Hello and welcome to OBS Design Fundamentals. This series of articles purpose is to teach how to design your own layout using OBS. You will learn basic design concepts such as how to use scenes, and what sources such as Video Capture Device or media source can do to design personalized designs for personal or professional use. The goal with these tutorials is to not just go over the functions of OBS but show you through actionable steps how to create each source so you can create your own stream designs.
Before we begin, you will need to have OBS Studio installed on your computer. Below is the URL to their website. Download the version that corresponds to your computer’s operating system.
What will and will not be covered?
Here are the lessons that will be covered.
- Color Source
- Text Source
- Image Source
- Image Slide Show Source
- Media Source
- Browser Source
- Game Capture
- Window Capture
- Display Capture
- Video Device Capture
- Audio Input & Output Capture
- Scene Transitions
Each lesson we will be going over what each source is, the properties of each source, and an example of how to create each source in OBS. Some sources such as Video Capture will require that you own a webcam or capture card.
Because this guide is focused on the fundamentals of design, we will not be covering more advanced features such as effect filters, and audio/video filters. Nor will we be going over the technical side of OBS going over how to setup your settings.
Understanding OBS Design
Before we begin covering each lesson, you should understand how OBS design works. A good example when it comes to designing your streams is to think of your content as a modern public access television show. Except you are not only the host, but you are also the producer, director, artist, and camera man. You are in complete control to what people will and will not see when you are streaming or recording using OBS.
To control what viewers will see, OBS simplifies everything into two groups known as scenes and sources.
What is a Scene?
Scenes are the containers for all sources in OBS. Scenes when created are empty and to have anything visual be shown on a stream or recording, you need to add sources.
A good way to think of scenes is to imagine that each scene is a different camera in a news show. Each time you switch to a different scene, viewers will be shown everything from that camera’s perspective.
What is a Source?
Continuing with our news show example. Sources are the visual and audio elements that consist inside of a scene. Not only do viewers see the video that the camera is capturing but they also see additional information that compliments the news that is being covered. Visuals such as the lower third in a news broadcast, a video clip, or an audio recording are all examples of sources.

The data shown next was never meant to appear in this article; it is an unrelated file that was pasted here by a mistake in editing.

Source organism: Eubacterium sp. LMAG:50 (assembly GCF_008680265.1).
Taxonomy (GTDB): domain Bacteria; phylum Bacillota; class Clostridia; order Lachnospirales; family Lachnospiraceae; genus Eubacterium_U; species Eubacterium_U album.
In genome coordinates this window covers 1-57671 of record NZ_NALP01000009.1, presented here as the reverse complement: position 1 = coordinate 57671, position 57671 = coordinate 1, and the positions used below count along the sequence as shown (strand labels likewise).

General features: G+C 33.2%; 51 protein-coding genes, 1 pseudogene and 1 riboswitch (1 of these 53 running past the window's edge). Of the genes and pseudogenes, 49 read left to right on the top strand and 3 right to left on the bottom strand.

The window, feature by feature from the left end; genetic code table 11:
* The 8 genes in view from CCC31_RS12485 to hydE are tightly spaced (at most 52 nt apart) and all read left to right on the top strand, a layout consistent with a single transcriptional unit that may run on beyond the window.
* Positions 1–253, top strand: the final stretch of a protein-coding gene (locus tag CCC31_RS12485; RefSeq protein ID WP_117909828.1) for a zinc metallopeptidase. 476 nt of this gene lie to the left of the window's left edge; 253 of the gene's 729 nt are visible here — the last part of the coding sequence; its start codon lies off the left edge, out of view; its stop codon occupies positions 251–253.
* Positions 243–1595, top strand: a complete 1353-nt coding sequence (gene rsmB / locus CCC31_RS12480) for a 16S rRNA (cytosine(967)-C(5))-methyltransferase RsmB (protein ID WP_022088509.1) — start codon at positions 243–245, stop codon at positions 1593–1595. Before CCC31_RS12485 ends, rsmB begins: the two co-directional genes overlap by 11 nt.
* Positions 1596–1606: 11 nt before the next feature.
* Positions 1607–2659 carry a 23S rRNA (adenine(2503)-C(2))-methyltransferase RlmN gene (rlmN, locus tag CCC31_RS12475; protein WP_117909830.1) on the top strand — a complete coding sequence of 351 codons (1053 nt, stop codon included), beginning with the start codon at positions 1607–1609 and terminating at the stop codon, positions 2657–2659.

OBS User Interface
To understand the design aspect of OBS, you will need to be familiar with the default user interface of OBS. Since this is an introduction, we’ll briefly mention each part and what they can do starting with the preview window.
OBS design allows you to control the positioning, placement, and sizing of sources through the Preview Window. The Preview Window will show each scene and all the sources that are active. With a WYSIWYG (What you see is what you get) interface, anytime you need to move a source or resize a source, just click on the source you want to control in the preview window or in the source window and you can control the source through the preview window.
You can also access each source’s properties directly below the preview window. Just select the source you want to adjust the source based on the type of source you’ve selected.
At the bottom of the UI are the scenes window, sources window, audio mixer, scene transitions, and controls.
The scenes and sources windows is where you will add, remove, or reorder the scenes and sources you create. The + sign creates scenes and sources, the – sign deletes scenes and sources, and the up and down arrows allows you to reposition the order or scenes and sources.
The audio mixer allows you control of the volume of any audio or video sources as well as monitor the audio levels to see if the volume is too loud or quiet.
The scene transitions allows you to set the visual effect that will take place as well as how long the effect takes place when you change scenes.
Finally, there is the controls window that allows you to control OBS, adjust settings, activate Studio Mode, and quit OBS.
OBS is a fantastic software application to learn and use allowing you to create professional broadcasts, create unique class lessons, or record personal projects such as vlogs or podcasts.